FIG. 2 shows a sideview and partial cross-section of the present invention's valve, valve connector, follower rocker, cam lobe with following grooves, hydraulic lifter, and lifter retainer when the valve is positioned closed, according to an aspect of the present invention;

FIG. 3 shows a detailed cross-sectional view of the valve and valve connector assembly from FIGS. 1 and 2, which includes the valve, a pair of valve keepers, the valve keeper fitting, an internal valve stem dampening spring, and the valve connector, according to an aspect of the present invention; while FIG. 3A shows detailed cross-sectional view of an alternative embodiment of another valve connector assembly, which includes linking member, a pair of threaded locking retainers, a pair of valve keepers, and a pair of wave washers.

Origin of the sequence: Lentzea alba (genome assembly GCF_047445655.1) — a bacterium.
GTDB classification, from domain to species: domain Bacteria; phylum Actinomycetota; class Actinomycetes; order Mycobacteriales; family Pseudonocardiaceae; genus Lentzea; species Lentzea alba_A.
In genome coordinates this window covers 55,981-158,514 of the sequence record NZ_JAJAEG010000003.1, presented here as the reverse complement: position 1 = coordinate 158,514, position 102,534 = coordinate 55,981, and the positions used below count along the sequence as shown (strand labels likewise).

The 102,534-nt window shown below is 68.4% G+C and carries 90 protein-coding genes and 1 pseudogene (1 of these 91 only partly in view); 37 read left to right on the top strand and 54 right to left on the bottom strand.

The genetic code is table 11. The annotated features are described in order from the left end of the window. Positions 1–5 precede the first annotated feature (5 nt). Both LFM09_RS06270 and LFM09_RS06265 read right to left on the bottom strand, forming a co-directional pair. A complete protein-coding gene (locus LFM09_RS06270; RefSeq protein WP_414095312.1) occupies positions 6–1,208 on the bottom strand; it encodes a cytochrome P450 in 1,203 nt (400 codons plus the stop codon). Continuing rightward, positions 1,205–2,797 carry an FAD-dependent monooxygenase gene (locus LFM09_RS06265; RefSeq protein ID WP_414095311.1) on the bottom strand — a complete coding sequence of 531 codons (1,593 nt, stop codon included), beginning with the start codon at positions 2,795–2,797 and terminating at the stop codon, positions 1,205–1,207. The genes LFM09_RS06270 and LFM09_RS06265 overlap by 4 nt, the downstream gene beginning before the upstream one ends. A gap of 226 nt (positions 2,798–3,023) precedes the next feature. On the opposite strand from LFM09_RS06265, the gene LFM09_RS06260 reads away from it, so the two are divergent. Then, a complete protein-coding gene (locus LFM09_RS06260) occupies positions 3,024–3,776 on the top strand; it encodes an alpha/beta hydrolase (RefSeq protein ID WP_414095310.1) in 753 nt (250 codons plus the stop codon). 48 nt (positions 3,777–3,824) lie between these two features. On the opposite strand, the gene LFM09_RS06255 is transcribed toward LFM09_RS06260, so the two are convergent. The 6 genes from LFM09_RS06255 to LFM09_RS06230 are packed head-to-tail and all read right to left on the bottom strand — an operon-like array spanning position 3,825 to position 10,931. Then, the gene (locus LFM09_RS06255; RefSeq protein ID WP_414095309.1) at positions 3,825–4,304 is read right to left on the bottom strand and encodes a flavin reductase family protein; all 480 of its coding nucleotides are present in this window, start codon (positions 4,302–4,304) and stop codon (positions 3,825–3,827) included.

FIG. 4 shows a detailed cross-sectional view of the hydraulic lifter and associated cylindrical seat formed in the cylinder head from FIGS. 1 and 2, according to an aspect of the present invention;

FIG. 5 shows an exploded view of the components from FIGS. 1 and 2, which includes the main camshaft, cam lobe with following grooves disposed thereon, follower rocker, valve connector, valve keeper fitting and valve stem valve, according to an aspect of the present invention;

FIG. 6 shows a perspective view of the entire camshaft assembly which includes the main camshaft with the cam lobes installed thereon, cam gear, cam gear hub, connecting hub and end collar, according to an aspect of the present invention;